France Imposes State Of Emergency At Its Overseas Territory, And Bans TikTok


Protests and riots erupted in New Caledonia, a French overseas territory in the Pacific Ocean.

The unrest was triggered by a controversial voting reform aiming to change existing restrictions. The bill extends voting rights in provincial elections to residents arriving from mainland France, a change critics fear could marginalize indigenous people and benefit pro-France politicians.

These restrictions prevented up to one-fifth of the population from voting in provincial elections.

Many people have lost their lives, and many more are injured.

Because of this, France imposes state of emergency in New Caledonia.

New Caledonia riot
New Caledonia riot
New Caledonia riot

The 12-day state of emergency was announced hours after a French gendarme who was seriously injured during riots in New Caledonia died of his wounds, said Interior Minister Gérald Darmanin.

The death of the French gendarme was followed by restless nights of rioting as protesters demonstrated against a constitutional reform being debated in the national assembly in Paris that aims to expand the electorate in the territory's provincial elections.

Vehicles torched, shops looted.

The last time France imposed such measures on one of its overseas territories was in 1985, which was also in New Caledonia, Darmanin said.

"No violence will be tolerated," said Prime Minister Gabriel Attal, adding that the state of emergency "will allow us to roll out massive means to restore order."

Additional powers under the state of emergency include the possibility of house detention for people deemed a threat to public order and the ability to conduct searches, seize weapons and restrict movements, with possible jail time for violators.

With tensions surrounding colonial history, economic inequality, and discrimination against native Kanaks, French President Emmanuel Macron cancelled a planned visit to Normandy, and flown to New Caledonia to chair cabinet-level national security talks.

In the riot-hit New Caledonia, where France deployed a heavy security contingent, imposed a curfew, banned public gatherings and deployed troops to its ports and international airport, the government representative in New Caledonia has also "banned TikTok"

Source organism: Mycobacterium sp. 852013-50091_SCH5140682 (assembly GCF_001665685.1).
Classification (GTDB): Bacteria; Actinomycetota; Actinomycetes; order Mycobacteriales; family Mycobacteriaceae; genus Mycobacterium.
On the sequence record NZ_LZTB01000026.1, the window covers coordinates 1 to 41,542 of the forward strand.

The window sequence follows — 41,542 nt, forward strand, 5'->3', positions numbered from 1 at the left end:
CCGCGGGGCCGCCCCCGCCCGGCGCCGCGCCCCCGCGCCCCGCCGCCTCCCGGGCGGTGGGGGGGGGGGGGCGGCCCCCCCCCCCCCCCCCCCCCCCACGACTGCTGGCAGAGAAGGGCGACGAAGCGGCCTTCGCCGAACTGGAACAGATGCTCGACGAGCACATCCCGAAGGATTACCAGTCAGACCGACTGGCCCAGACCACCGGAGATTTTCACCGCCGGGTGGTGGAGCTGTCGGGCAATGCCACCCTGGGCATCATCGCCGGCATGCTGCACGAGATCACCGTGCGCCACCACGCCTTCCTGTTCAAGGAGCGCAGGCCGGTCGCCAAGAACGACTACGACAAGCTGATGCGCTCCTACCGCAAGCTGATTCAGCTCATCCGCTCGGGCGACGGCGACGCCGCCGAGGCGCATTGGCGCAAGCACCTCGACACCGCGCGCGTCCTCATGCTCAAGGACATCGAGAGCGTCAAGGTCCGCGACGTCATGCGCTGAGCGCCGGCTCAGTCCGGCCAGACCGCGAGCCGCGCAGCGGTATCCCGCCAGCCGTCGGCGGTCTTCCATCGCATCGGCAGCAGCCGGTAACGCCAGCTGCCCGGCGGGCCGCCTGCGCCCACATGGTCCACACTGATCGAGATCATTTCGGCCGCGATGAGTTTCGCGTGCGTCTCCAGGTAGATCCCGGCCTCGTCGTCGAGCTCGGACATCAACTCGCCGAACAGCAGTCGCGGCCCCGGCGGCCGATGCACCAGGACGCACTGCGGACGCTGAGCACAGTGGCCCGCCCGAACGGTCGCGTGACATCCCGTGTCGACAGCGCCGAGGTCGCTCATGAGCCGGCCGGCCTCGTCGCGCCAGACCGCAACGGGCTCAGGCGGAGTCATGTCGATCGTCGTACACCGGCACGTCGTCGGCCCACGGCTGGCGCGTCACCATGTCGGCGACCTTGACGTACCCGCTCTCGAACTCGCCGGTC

The popular social media platform is banned, three nights after the clashes left four dead and hundreds wounded.

New Caledonia riot
New Caledonia riot
New Caledonia riot
New Caledonia riot

In all, the measures should give the authorities greater powers to tackle the unrest.

But it's worth noting that TikTok is already banned in the French overseas territory of New Caledonia amid the riots, and on the work phones of civil servants, but the app is not prohibited generally.

At the time, the Minister of Transformation and Public Service, Stanislas Guerini, said this was due to cybersecurity concerns, and the ban does not apply to their personal devices or to the wider general public.

Following the state emergency, TikTok representative said that the platform is only banned in New Caledonia, and that it's still operating in mainland France, Corsica and other of France's overseas territories.

"It is regrettable that an administrative decision to suspend TikTok's service has been taken on the territory of New Caledonia, without any questions or requests to remove content from the New Caledonian authorities or the French government," the representative said,

New Caledonia riot
France's President Emmanuel Macron boards his Presidential plane to travel to the Pacific archipelago of New Caledonia in an attempt to resolve a political crisis, at the Orly airport, a suburb of Paris on May 21, 2024.

New Caledonia resides between Australia and Fiji, and considered one of several French territories spanning the globe from the Caribbean and Indian Ocean to the Pacific that remain part of France in the post-colonial era.

In the Noumea Accord of 1998, France vowed to gradually give more political power to the Pacific island territory of nearly 300,000 people. The problem here is that, the Noumea Accord has New Caledonia's voter lists that have not been updated since 1998, meaning that island residents who arrived from mainland France or elsewhere in the past 25 years do not have the right to take part in provincial polls.

The French government is changing this, by proposing changes in voting laws that would allow long-term non-Indigenous residents to vote in provincial elections.

But others, mainly separatists, fear that expanding voter lists would benefit pro-France politicians and reduce the weight of the Kanaks.

The voting laws are seen by the Kanaks as a threat to their push for independence, as they believe it would dilute their electoral power and hinder their long-standing goal of self-determination.

This has sparked mass protests and violent clashes between Indigenous Kanak people and French security forces.

La Tontouta International Airport, also known as Nouméa, or the La Tontouta International Airport, is the main international airport in New Caledonia.

It's not only a place for commercial airliners, because it's also act as a military base for the French Air Force based in New Caledonia. With this international airport closed, the state emergency is stranding thousands of tourists.

Australia and New Zealand were the first to send their own C-130 Hercules to pick up their nationals stranded New Caledonia.

The violence has not only resulted in fatalities but also significant disruption to daily life in New Caledonia.

French President Emmanuel Macron has called for calm and dialogue, but tensions remain highas the Kanak community continues to demand greater autonomy and eventual independence from French rule​.